At CPAC, Mitt Romney picked up Rick Santorum’s red meat, chewed it and spat it out.
Santorum’s speech to the conservative confab this morning, which I blogged earlier, was mostly focused on what he said were Romney’s lackings: conservative cred and the chops to beat President Obama in November.
Romney insisted that he embodied the conservative principles necessary to win the Republican nomination.
Romney said he was “severely conservative” and added that “I know conservatism because I lived conservatism.”
Romney pleased the CPAC crowd when he stated that he would “defend the Defense of Marriage Act” and would support a constitutional amendment that would “define marriage as a relationship between a man and woman.”
Also, he received applause when he said that his presidency would be a “pro-life presidency on day one” and he would eliminate any federal funding for Planned Parenthood.
In addition, Romney received a loud standing ovation when he announced that he will eliminate Obama’s Affordable Care Act on his first day in office.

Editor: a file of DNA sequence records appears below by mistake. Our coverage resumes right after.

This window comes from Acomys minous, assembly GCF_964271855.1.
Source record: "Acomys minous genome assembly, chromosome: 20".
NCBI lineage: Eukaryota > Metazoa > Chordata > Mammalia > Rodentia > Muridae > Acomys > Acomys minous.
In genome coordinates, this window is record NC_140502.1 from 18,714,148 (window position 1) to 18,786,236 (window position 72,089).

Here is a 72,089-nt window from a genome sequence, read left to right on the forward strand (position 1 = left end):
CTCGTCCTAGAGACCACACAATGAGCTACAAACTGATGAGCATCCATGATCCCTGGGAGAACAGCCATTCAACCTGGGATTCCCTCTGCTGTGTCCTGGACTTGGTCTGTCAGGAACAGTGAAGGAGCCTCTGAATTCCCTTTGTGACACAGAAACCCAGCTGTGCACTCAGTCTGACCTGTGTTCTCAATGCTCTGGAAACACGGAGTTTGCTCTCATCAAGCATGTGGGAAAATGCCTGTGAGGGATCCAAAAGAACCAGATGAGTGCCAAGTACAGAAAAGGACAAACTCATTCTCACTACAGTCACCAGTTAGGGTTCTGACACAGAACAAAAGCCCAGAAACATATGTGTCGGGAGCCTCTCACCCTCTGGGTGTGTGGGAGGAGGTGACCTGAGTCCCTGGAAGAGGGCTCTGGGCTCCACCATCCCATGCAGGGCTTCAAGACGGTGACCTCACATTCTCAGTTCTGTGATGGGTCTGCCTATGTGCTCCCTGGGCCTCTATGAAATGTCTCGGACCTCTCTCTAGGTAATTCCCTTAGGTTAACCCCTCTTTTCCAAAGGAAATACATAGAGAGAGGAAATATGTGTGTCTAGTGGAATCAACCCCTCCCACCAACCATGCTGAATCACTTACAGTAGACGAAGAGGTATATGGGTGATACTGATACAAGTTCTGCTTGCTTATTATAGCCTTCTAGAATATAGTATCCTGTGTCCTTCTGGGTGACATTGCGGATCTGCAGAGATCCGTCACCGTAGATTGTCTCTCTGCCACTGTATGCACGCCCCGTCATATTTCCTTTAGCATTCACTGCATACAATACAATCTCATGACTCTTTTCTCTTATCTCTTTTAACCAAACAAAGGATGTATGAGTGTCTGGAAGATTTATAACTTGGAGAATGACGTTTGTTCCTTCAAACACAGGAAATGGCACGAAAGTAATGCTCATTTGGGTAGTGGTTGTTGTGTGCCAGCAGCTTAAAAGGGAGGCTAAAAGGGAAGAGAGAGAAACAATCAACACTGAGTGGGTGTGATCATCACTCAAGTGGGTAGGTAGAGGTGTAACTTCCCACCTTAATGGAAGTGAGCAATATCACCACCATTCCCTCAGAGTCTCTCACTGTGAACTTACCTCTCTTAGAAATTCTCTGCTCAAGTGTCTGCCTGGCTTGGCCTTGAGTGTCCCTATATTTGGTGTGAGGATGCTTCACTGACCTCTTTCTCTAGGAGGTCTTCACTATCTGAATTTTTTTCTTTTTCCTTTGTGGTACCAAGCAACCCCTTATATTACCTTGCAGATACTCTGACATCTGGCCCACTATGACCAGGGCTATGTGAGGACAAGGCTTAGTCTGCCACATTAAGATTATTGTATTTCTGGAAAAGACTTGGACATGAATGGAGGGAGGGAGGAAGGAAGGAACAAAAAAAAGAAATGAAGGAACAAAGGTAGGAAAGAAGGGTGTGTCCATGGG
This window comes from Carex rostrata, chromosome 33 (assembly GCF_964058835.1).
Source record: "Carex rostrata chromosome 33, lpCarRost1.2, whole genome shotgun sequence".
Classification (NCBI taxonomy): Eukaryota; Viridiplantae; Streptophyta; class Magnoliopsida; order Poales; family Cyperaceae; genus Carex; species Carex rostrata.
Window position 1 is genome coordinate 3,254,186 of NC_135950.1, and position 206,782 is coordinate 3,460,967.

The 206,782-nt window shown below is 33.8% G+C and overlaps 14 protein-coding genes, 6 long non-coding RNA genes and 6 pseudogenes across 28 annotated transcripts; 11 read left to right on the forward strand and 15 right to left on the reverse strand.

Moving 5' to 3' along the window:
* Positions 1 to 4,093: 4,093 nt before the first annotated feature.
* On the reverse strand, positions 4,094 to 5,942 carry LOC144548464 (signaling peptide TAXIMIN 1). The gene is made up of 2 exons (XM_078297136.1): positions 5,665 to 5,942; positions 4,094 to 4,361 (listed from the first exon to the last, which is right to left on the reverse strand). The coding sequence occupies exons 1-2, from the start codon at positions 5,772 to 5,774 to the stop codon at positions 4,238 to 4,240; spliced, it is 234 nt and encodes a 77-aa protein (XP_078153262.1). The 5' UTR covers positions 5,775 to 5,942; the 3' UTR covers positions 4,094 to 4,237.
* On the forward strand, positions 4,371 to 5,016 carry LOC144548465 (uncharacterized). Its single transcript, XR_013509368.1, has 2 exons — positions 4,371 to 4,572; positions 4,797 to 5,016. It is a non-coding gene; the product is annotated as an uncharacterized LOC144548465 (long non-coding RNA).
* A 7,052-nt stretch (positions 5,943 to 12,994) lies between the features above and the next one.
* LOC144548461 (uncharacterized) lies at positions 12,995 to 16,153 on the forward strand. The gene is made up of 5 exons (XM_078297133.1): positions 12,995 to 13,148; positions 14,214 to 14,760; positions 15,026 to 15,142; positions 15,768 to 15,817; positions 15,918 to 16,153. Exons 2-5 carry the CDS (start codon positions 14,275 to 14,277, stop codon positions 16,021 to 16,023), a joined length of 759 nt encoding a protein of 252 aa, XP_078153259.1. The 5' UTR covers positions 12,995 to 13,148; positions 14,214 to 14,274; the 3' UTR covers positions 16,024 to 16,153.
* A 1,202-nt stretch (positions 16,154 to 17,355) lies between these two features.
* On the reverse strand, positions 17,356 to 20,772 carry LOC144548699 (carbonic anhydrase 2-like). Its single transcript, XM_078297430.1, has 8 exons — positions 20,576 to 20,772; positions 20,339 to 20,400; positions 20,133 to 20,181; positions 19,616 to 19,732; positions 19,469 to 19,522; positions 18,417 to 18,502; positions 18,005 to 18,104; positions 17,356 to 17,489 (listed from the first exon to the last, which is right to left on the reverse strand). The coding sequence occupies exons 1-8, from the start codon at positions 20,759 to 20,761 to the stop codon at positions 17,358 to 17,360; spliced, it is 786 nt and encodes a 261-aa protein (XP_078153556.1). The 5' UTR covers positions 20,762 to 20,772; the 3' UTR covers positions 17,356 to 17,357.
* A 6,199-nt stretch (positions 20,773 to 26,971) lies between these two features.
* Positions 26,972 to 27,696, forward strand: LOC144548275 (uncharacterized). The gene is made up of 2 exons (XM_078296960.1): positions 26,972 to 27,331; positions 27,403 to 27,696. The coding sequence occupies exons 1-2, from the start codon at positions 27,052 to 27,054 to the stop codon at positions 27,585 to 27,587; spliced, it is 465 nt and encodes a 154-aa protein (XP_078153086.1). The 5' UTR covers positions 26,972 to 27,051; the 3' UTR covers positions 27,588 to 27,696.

“For three years, we’ve suffered through the failures not only of a weak leader, but a bankrupt ideology,” Romney said. “Barack Obama is the poster child for the arrogance of government.”
Romney also stated that he was the “only candidate in this race — Republican or Democrat — who has never worked a day in Washington.”
Not for lack of trying. Romney in 1994 ran for the U.S. Senate against the late Sen. Edward M. Kennedy (D-Mass.).
Romney’s speech focused primarily on domestic issues and he did not discuss policy priorities on any foreign policy matters, except that he pledged not to cut the military budget.
With Super Tuesday less than a month away and momentum shifting to Santorum, Romney’s appeal to the conservative community could impact his chances in the coming contests in Michigan and Arizona.